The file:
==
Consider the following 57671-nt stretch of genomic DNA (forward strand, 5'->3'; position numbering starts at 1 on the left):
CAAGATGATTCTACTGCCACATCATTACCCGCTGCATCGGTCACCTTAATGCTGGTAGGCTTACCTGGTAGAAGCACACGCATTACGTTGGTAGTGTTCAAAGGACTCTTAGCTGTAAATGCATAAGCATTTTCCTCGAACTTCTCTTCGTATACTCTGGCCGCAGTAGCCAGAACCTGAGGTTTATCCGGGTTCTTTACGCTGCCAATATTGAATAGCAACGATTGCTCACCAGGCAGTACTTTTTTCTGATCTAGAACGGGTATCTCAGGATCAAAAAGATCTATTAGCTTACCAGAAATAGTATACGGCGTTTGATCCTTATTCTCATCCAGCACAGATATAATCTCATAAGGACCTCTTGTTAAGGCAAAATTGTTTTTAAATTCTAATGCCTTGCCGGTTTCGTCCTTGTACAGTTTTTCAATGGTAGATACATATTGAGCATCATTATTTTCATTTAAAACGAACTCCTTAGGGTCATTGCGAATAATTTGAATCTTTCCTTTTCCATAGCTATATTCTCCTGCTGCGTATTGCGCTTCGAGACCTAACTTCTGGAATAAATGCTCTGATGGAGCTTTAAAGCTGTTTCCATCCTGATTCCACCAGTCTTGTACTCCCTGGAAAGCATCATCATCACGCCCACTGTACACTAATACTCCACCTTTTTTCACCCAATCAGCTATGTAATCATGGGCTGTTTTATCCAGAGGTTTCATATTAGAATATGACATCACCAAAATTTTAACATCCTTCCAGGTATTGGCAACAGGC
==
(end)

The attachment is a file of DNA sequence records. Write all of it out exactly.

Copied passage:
Consider the following 57671-nt stretch of genomic DNA (forward strand, 5'->3'; position numbering starts at 1 on the left):
CAAGATGATTCTACTGCCACATCATTACCCGCTGCATCGGTCACCTTAATGCTGGTAGGCTTACCTGGTAGAAGCACACGCATTACGTTGGTAGTGTTCAAAGGACTCTTAGCTGTAAATGCATAAGCATTTTCCTCGAACTTCTCTTCGTATACTCTGGCCGCAGTAGCCAGAACCTGAGGTTTATCCGGGTTCTTTACGCTGCCAATATTGAATAGCAACGATTGCTCACCAGGCAGTACTTTTTTCTGATCTAGAACGGGTATCTCAGGATCAAAAAGATCTATTAGCTTACCAGAAATAGTATACGGCGTTTGATCCTTATTCTCATCCAGCACAGATATAATCTCATAAGGACCTCTTGTTAAGGCAAAATTGTTTTTAAATTCTAATGCCTTGCCGGTTTCGTCCTTGTACAGTTTTTCAATGGTAGATACATATTGAGCATCATTATTTTCATTTAAAACGAACTCCTTAGGGTCATTGCGAATAATTTGAATCTTTCCTTTTCCATAGCTATATTCTCCTGCTGCGTATTGCGCTTCGAGACCTAACTTCTGGAATAAATGCTCTGATGGAGCTTTAAAGCTGTTTCCATCCTGATTCCACCAGTCTTGTACTCCCTGGAAAGCATCATCATCACGCCCACTGTACACTAATACTCCACCTTTTTTCACCCAATCAGCTATGTAATCATGGGCTGTTTTATCCAGAGGTTTCATATTAGAATATGACATCACCAAAATTTTAACATCCTTCCAGGTATTGGCAACAGGC